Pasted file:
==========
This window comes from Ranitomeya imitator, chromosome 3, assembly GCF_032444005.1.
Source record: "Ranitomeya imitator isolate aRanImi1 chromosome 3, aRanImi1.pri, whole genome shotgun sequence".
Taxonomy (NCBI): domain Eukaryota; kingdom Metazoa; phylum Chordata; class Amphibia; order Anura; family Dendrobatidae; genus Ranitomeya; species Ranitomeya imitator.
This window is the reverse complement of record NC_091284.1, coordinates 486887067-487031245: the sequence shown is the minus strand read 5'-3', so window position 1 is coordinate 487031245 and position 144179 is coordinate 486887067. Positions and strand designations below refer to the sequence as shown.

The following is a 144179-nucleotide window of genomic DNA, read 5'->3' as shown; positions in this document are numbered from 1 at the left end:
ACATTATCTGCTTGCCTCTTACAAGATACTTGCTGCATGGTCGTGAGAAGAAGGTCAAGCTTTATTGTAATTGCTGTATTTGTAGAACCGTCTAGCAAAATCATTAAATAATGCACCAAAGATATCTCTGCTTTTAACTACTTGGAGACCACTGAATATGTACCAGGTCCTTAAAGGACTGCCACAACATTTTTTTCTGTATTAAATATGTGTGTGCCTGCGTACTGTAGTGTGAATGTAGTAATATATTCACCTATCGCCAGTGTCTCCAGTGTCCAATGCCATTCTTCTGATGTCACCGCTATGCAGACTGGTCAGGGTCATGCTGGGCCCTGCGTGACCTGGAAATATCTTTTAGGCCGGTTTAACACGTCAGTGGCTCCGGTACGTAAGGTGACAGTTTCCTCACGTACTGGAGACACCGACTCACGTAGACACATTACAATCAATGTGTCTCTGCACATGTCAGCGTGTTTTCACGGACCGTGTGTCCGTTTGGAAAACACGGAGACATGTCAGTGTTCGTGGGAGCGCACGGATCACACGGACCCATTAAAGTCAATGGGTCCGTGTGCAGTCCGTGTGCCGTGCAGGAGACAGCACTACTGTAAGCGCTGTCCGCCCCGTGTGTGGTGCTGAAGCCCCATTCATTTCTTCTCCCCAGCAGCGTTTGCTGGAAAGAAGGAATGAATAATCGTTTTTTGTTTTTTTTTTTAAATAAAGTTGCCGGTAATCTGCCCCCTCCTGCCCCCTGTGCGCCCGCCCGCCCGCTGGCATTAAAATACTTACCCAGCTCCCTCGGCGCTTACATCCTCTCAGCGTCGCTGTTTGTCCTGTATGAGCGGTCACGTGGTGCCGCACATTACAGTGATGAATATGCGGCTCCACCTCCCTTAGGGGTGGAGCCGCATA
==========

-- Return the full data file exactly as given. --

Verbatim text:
This window comes from Ranitomeya imitator, chromosome 3, assembly GCF_032444005.1.
Source record: "Ranitomeya imitator isolate aRanImi1 chromosome 3, aRanImi1.pri, whole genome shotgun sequence".
Taxonomy (NCBI): domain Eukaryota; kingdom Metazoa; phylum Chordata; class Amphibia; order Anura; family Dendrobatidae; genus Ranitomeya; species Ranitomeya imitator.
This window is the reverse complement of record NC_091284.1, coordinates 486887067-487031245: the sequence shown is the minus strand read 5'-3', so window position 1 is coordinate 487031245 and position 144179 is coordinate 486887067. Positions and strand designations below refer to the sequence as shown.

The following is a 144179-nucleotide window of genomic DNA, read 5'->3' as shown; positions in this document are numbered from 1 at the left end:
ACATTATCTGCTTGCCTCTTACAAGATACTTGCTGCATGGTCGTGAGAAGAAGGTCAAGCTTTATTGTAATTGCTGTATTTGTAGAACCGTCTAGCAAAATCATTAAATAATGCACCAAAGATATCTCTGCTTTTAACTACTTGGAGACCACTGAATATGTACCAGGTCCTTAAAGGACTGCCACAACATTTTTTTCTGTATTAAATATGTGTGTGCCTGCGTACTGTAGTGTGAATGTAGTAATATATTCACCTATCGCCAGTGTCTCCAGTGTCCAATGCCATTCTTCTGATGTCACCGCTATGCAGACTGGTCAGGGTCATGCTGGGCCCTGCGTGACCTGGAAATATCTTTTAGGCCGGTTTAACACGTCAGTGGCTCCGGTACGTAAGGTGACAGTTTCCTCACGTACTGGAGACACCGACTCACGTAGACACATTACAATCAATGTGTCTCTGCACATGTCAGCGTGTTTTCACGGACCGTGTGTCCGTTTGGAAAACACGGAGACATGTCAGTGTTCGTGGGAGCGCACGGATCACACGGACCCATTAAAGTCAATGGGTCCGTGTGCAGTCCGTGTGCCGTGCAGGAGACAGCACTACTGTAAGCGCTGTCCGCCCCGTGTGTGGTGCTGAAGCCCCATTCATTTCTTCTCCCCAGCAGCGTTTGCTGGAAAGAAGGAATGAATAATCGTTTTTTGTTTTTTTTTTTAAATAAAGTTGCCGGTAATCTGCCCCCTCCTGCCCCCTGTGCGCCCGCCCGCCCGCTGGCATTAAAATACTTACCCAGCTCCCTCGGCGCTTACATCCTCTCAGCGTCGCTGTTTGTCCTGTATGAGCGGTCACGTGGTGCCGCACATTACAGTGATGAATATGCGGCTCCACCTCCCTTAGGGGTGGAGCCGCATA